Emails from his teacher confirmed that there had been an issue with a child not sharing, though there was never any confirmation on whether he was physically hit by another child. I have my assumptions on what happened but for now it's a moot point. I trust Potato, and through each moment of struggle, without any coaching, his story has remained the same: "People don't share with me," and "He hit me on the head and it hurt my feelings".
The Hubby and I discussed our options at length; some of which have brought about new questions, and new paths for us with Potato. We decided however, that Potato is better off at home, with us seeking out resources that will help us help him deal with his obvious issues with anxiety. For now, he's young enough that I can shield him from the world until we come up with a better plan to help him cope with the stresses he feels in these situations. Not to mention, it gives us talking points when we introduce him to school again in the fall.
I hate, which surprises me, that we came to this decision. I would have loved for him to finish the year at this preschool. While I know that this is not a forever decision, I am beating myself up over it, and feeling an insurmountable pile of guilt. I know deep down that we have made the best decision for him right now; I know because he is not freaking out in an uncontrollable way every single day. I know because Potato has told me that he feels better now, and is glad that he gets to go to the new school in September. All of this time will give us a chance to figure out how permanent these anxiety issues truly are, and to plan accordingly. When the fall comes, we've picked a different school, that he soaked up the moment he walked in. We know that the structure will be more his style, with more one on one time. He'll get two years of kindergarten in this program, which will allow us to be more aptly prepared for what his future educational needs will be.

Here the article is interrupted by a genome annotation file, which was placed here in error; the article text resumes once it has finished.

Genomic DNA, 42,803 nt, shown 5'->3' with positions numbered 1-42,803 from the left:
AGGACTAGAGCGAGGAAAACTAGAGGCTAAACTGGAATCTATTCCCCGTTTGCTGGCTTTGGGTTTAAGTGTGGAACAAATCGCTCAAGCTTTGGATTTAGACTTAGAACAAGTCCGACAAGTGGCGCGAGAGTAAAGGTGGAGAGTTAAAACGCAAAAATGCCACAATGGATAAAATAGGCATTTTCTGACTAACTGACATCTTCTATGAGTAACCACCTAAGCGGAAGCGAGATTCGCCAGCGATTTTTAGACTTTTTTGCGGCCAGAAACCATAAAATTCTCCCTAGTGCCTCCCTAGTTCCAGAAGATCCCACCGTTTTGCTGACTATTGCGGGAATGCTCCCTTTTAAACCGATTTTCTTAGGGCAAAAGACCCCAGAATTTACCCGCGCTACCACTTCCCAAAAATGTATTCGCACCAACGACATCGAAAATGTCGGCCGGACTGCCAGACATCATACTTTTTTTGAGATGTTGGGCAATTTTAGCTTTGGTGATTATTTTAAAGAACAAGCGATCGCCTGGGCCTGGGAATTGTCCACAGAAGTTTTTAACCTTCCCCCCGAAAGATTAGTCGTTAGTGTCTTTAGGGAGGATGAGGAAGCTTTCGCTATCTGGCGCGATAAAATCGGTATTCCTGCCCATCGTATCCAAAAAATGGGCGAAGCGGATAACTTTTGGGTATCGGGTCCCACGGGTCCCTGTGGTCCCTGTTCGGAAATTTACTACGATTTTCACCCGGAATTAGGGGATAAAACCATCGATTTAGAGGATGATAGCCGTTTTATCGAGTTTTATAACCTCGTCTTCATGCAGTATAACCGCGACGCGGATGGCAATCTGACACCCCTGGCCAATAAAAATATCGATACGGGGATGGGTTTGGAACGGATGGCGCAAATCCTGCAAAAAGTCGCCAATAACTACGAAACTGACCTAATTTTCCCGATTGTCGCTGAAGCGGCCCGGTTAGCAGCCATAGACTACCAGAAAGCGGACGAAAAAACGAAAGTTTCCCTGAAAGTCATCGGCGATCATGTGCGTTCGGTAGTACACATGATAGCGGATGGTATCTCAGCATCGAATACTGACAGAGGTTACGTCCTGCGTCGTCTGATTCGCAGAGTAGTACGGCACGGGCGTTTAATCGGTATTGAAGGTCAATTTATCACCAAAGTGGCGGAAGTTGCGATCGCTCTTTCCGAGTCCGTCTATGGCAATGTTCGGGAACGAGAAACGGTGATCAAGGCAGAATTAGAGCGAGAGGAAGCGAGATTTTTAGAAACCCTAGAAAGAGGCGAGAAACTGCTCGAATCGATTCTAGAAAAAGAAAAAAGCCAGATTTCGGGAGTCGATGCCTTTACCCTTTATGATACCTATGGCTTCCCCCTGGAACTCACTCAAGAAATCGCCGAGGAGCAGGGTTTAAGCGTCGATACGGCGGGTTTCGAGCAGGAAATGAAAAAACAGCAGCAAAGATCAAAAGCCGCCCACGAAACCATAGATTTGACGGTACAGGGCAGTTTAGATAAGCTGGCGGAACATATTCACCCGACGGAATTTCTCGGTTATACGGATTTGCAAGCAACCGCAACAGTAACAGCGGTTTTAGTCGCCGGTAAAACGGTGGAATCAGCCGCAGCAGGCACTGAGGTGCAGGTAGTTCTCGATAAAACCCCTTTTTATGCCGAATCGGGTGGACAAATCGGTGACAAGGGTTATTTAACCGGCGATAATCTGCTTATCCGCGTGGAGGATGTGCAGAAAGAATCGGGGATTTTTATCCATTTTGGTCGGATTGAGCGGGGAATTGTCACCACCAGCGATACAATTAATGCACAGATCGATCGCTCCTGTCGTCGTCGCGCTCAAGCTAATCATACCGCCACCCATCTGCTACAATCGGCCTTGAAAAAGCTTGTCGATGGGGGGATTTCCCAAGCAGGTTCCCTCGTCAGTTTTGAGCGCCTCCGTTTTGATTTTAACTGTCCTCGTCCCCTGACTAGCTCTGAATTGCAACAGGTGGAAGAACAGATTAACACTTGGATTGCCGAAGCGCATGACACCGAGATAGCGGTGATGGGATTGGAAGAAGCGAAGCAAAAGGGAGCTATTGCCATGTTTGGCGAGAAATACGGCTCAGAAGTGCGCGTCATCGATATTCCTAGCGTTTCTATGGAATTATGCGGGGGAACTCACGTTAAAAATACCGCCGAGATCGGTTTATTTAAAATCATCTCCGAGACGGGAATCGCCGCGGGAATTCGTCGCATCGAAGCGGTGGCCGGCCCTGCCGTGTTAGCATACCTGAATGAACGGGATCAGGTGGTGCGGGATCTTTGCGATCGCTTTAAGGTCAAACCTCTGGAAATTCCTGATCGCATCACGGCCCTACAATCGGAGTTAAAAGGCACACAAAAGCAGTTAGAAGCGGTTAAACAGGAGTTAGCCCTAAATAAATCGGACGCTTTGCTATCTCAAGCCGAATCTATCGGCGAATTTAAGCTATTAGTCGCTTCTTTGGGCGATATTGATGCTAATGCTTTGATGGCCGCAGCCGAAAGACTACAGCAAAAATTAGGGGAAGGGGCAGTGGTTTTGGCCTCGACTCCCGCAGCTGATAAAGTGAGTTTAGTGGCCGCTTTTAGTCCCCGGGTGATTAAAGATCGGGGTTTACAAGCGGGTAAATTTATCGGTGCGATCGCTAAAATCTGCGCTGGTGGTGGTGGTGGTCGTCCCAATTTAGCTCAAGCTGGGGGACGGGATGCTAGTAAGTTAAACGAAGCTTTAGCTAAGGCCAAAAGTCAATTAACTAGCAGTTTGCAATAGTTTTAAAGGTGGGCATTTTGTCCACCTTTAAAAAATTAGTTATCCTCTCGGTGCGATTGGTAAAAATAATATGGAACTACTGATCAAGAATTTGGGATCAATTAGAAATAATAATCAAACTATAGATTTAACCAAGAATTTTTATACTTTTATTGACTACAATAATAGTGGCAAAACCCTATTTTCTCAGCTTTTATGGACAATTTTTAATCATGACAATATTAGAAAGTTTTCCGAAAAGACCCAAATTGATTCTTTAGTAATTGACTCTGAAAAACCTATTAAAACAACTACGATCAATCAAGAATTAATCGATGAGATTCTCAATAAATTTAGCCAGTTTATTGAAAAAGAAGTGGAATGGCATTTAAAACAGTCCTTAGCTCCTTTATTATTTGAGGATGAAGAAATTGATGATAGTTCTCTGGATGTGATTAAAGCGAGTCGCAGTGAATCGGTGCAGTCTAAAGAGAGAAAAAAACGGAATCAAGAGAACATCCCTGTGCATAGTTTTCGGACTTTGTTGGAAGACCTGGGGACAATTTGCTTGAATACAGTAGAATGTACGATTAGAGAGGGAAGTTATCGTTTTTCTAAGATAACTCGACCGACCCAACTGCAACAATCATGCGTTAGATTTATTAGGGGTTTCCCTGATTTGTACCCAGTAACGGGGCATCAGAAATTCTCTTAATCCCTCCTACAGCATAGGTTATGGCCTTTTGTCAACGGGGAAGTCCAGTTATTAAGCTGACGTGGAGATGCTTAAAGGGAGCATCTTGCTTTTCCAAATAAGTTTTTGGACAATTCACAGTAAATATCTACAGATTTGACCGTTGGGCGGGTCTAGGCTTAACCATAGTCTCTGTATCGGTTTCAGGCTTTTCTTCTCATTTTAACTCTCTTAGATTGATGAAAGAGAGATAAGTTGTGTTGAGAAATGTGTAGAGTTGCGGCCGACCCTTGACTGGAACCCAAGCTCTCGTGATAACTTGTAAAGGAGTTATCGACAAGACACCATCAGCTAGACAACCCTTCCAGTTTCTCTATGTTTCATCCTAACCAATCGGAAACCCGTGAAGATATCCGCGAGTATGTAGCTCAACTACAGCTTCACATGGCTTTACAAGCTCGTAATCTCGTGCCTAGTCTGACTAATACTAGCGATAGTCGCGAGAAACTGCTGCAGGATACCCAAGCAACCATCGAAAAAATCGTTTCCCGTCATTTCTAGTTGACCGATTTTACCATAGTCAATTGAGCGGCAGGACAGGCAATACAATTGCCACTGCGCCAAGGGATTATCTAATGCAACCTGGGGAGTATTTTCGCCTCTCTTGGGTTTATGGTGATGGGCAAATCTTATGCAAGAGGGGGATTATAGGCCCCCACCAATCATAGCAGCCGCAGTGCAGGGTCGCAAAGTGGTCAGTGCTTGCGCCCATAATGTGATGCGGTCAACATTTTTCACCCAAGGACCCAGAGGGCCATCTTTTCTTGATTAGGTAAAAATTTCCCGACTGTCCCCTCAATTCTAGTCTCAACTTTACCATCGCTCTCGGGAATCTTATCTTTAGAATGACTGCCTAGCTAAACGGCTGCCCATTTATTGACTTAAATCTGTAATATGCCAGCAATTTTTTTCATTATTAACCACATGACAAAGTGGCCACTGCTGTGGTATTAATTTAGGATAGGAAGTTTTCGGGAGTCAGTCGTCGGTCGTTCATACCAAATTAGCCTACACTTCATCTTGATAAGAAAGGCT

I'm learning on a daily basis that this parenting gig is never a black and white sort of scenario. It's always throwing curve balls when you least expect it, and expecting you to flex when you don't think you can flex any longer.
For now, the important part is that Potato is mostly content. I can enjoy him a little longer, and we can figure out away to conquer these issues with him, as a family.